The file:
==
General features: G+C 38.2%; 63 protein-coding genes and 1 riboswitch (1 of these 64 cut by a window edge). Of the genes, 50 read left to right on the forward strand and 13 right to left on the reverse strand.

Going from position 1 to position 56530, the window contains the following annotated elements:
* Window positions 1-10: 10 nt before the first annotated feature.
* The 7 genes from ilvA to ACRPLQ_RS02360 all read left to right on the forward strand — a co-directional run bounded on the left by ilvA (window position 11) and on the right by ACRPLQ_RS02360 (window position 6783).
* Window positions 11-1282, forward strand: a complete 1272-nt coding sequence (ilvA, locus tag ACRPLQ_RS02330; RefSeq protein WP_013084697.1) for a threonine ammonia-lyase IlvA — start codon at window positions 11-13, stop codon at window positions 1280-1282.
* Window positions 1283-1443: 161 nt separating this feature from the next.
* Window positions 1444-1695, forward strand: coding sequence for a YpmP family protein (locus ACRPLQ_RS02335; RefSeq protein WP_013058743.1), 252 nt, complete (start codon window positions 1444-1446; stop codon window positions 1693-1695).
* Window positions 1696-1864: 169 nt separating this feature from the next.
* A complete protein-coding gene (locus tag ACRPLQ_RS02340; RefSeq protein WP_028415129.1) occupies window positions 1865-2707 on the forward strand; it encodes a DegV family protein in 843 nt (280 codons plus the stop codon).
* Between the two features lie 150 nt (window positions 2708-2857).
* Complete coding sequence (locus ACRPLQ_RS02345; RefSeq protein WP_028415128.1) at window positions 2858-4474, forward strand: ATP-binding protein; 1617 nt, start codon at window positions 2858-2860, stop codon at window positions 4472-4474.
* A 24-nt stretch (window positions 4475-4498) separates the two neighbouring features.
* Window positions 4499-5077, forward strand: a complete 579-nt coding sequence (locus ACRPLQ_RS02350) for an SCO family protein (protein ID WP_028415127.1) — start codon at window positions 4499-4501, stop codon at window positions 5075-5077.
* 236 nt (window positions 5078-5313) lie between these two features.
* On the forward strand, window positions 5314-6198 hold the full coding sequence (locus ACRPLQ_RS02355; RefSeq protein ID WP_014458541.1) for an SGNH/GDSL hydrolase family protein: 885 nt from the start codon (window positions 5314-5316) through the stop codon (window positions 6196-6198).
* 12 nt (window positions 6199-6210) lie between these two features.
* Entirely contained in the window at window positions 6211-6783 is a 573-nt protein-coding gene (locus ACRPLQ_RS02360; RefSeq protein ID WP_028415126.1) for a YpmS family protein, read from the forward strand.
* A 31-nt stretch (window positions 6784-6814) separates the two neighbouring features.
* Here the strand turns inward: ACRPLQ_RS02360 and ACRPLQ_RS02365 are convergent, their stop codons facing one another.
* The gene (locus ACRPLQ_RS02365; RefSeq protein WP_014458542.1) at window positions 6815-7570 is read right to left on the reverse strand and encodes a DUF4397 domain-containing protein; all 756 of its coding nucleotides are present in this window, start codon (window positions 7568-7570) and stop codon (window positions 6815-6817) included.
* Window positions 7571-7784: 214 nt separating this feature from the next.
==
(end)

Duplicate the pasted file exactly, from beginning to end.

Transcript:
General features: G+C 38.2%; 63 protein-coding genes and 1 riboswitch (1 of these 64 cut by a window edge). Of the genes, 50 read left to right on the forward strand and 13 right to left on the reverse strand.

Going from position 1 to position 56530, the window contains the following annotated elements:
* Window positions 1-10: 10 nt before the first annotated feature.
* The 7 genes from ilvA to ACRPLQ_RS02360 all read left to right on the forward strand — a co-directional run bounded on the left by ilvA (window position 11) and on the right by ACRPLQ_RS02360 (window position 6783).
* Window positions 11-1282, forward strand: a complete 1272-nt coding sequence (ilvA, locus tag ACRPLQ_RS02330; RefSeq protein WP_013084697.1) for a threonine ammonia-lyase IlvA — start codon at window positions 11-13, stop codon at window positions 1280-1282.
* Window positions 1283-1443: 161 nt separating this feature from the next.
* Window positions 1444-1695, forward strand: coding sequence for a YpmP family protein (locus ACRPLQ_RS02335; RefSeq protein WP_013058743.1), 252 nt, complete (start codon window positions 1444-1446; stop codon window positions 1693-1695).
* Window positions 1696-1864: 169 nt separating this feature from the next.
* A complete protein-coding gene (locus tag ACRPLQ_RS02340; RefSeq protein WP_028415129.1) occupies window positions 1865-2707 on the forward strand; it encodes a DegV family protein in 843 nt (280 codons plus the stop codon).
* Between the two features lie 150 nt (window positions 2708-2857).
* Complete coding sequence (locus ACRPLQ_RS02345; RefSeq protein WP_028415128.1) at window positions 2858-4474, forward strand: ATP-binding protein; 1617 nt, start codon at window positions 2858-2860, stop codon at window positions 4472-4474.
* A 24-nt stretch (window positions 4475-4498) separates the two neighbouring features.
* Window positions 4499-5077, forward strand: a complete 579-nt coding sequence (locus ACRPLQ_RS02350) for an SCO family protein (protein ID WP_028415127.1) — start codon at window positions 4499-4501, stop codon at window positions 5075-5077.
* 236 nt (window positions 5078-5313) lie between these two features.
* On the forward strand, window positions 5314-6198 hold the full coding sequence (locus ACRPLQ_RS02355; RefSeq protein ID WP_014458541.1) for an SGNH/GDSL hydrolase family protein: 885 nt from the start codon (window positions 5314-5316) through the stop codon (window positions 6196-6198).
* 12 nt (window positions 6199-6210) lie between these two features.
* Entirely contained in the window at window positions 6211-6783 is a 573-nt protein-coding gene (locus ACRPLQ_RS02360; RefSeq protein ID WP_028415126.1) for a YpmS family protein, read from the forward strand.
* A 31-nt stretch (window positions 6784-6814) separates the two neighbouring features.
* Here the strand turns inward: ACRPLQ_RS02360 and ACRPLQ_RS02365 are convergent, their stop codons facing one another.
* The gene (locus ACRPLQ_RS02365; RefSeq protein WP_014458542.1) at window positions 6815-7570 is read right to left on the reverse strand and encodes a DUF4397 domain-containing protein; all 756 of its coding nucleotides are present in this window, start codon (window positions 7568-7570) and stop codon (window positions 6815-6817) included.
* Window positions 7571-7784: 214 nt separating this feature from the next.